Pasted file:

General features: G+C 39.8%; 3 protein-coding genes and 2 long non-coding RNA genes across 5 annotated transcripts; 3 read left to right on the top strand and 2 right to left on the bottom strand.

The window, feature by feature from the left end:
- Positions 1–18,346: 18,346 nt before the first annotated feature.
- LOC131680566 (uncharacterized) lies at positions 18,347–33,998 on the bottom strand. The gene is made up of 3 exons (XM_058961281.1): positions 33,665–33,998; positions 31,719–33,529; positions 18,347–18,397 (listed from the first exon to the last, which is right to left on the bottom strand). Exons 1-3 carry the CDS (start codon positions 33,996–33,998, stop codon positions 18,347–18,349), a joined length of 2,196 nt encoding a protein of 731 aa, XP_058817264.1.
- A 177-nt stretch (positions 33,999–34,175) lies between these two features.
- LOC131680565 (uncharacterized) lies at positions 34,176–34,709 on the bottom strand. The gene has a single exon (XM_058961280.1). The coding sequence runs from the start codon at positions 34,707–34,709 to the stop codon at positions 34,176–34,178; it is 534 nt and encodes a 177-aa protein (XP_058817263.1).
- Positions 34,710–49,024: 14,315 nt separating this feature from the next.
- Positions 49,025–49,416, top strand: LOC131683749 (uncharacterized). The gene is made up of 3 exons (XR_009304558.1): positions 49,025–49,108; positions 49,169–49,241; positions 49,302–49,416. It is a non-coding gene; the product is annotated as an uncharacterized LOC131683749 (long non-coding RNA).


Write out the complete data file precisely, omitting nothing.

General features: G+C 39.8%; 3 protein-coding genes and 2 long non-coding RNA genes across 5 annotated transcripts; 3 read left to right on the top strand and 2 right to left on the bottom strand.

The window, feature by feature from the left end:
- Positions 1–18,346: 18,346 nt before the first annotated feature.
- LOC131680566 (uncharacterized) lies at positions 18,347–33,998 on the bottom strand. The gene is made up of 3 exons (XM_058961281.1): positions 33,665–33,998; positions 31,719–33,529; positions 18,347–18,397 (listed from the first exon to the last, which is right to left on the bottom strand). Exons 1-3 carry the CDS (start codon positions 33,996–33,998, stop codon positions 18,347–18,349), a joined length of 2,196 nt encoding a protein of 731 aa, XP_058817264.1.
- A 177-nt stretch (positions 33,999–34,175) lies between these two features.
- LOC131680565 (uncharacterized) lies at positions 34,176–34,709 on the bottom strand. The gene has a single exon (XM_058961280.1). The coding sequence runs from the start codon at positions 34,707–34,709 to the stop codon at positions 34,176–34,178; it is 534 nt and encodes a 177-aa protein (XP_058817263.1).
- Positions 34,710–49,024: 14,315 nt separating this feature from the next.
- Positions 49,025–49,416, top strand: LOC131683749 (uncharacterized). The gene is made up of 3 exons (XR_009304558.1): positions 49,025–49,108; positions 49,169–49,241; positions 49,302–49,416. It is a non-coding gene; the product is annotated as an uncharacterized LOC131683749 (long non-coding RNA).